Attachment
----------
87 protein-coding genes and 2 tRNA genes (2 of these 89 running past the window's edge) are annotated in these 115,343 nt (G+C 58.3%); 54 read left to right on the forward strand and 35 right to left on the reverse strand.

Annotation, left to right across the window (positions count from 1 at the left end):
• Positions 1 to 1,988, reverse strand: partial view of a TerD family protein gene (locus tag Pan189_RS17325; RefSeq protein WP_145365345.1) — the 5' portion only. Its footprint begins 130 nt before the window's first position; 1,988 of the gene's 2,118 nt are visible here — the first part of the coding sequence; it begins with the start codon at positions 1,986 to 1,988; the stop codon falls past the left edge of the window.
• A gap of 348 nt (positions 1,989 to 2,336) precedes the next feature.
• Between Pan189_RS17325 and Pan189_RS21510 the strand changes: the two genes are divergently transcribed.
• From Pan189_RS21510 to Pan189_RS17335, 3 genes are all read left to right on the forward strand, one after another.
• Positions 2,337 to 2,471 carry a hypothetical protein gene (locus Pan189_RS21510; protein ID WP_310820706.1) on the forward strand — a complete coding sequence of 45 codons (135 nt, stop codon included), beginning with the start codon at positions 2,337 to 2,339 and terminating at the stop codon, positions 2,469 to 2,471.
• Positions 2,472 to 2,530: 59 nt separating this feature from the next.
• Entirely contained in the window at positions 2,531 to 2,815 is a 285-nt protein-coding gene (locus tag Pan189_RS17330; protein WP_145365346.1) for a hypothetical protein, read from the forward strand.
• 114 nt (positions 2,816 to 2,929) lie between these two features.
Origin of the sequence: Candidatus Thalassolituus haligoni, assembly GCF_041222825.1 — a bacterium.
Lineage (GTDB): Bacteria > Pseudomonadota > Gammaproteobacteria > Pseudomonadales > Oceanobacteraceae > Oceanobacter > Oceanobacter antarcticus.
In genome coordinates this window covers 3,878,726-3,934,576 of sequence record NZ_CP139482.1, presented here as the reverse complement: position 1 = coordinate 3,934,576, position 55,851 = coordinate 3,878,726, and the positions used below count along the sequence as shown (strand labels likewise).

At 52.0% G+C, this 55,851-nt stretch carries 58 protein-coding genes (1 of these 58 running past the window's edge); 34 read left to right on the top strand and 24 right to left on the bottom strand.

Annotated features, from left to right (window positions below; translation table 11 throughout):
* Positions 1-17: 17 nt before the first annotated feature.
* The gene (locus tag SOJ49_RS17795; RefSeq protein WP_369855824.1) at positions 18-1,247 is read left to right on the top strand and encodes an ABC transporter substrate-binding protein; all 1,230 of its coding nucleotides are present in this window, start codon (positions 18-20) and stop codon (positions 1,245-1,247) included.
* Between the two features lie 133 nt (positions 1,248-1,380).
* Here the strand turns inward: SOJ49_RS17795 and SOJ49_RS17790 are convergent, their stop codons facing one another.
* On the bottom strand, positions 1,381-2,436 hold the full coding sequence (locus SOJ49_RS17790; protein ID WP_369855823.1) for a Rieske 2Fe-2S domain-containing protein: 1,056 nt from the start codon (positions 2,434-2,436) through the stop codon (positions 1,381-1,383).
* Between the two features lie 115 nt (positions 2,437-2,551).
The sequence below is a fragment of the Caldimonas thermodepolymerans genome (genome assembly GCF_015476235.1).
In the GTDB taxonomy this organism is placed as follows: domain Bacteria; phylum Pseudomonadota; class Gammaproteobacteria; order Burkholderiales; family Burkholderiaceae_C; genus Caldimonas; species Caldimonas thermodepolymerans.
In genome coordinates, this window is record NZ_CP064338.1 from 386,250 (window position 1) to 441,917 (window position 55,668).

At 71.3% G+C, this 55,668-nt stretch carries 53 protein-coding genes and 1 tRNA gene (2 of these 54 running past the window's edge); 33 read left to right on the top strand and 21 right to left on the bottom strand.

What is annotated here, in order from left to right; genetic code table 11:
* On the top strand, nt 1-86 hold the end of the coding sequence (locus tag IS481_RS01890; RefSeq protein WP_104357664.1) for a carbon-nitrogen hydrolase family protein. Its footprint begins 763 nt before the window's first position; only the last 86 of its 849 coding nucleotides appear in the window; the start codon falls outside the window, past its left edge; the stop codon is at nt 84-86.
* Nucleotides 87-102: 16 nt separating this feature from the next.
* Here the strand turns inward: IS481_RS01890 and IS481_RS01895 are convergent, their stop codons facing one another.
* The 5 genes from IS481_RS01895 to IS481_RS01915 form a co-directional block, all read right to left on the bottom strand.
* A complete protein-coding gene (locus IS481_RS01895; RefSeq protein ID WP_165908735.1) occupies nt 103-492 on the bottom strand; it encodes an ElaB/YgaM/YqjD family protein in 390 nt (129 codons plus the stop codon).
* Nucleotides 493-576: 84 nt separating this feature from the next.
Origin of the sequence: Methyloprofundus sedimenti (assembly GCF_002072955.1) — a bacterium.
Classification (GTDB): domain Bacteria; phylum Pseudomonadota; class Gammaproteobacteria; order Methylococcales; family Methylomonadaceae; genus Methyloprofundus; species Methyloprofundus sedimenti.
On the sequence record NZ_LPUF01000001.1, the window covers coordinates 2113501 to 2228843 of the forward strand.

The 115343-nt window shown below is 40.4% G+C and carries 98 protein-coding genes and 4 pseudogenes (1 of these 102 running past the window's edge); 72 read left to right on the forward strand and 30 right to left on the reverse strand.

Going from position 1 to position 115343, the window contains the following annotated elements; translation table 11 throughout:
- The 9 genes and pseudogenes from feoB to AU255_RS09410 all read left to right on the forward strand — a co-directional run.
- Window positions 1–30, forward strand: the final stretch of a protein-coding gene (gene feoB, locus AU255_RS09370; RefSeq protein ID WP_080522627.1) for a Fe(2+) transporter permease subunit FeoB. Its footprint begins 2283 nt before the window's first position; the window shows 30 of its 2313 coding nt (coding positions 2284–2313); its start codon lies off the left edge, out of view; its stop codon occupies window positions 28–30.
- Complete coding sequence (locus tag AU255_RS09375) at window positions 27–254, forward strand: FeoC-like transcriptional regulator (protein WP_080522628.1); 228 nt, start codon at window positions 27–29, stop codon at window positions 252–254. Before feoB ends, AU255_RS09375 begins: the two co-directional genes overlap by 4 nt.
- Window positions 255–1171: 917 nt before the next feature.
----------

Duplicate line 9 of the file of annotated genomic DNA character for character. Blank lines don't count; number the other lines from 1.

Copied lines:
• Entirely contained in the window at positions 2,531 to 2,815 is a 285-nt protein-coding gene (locus tag Pan189_RS17330; protein WP_145365346.1) for a hypothetical protein, read from the forward strand.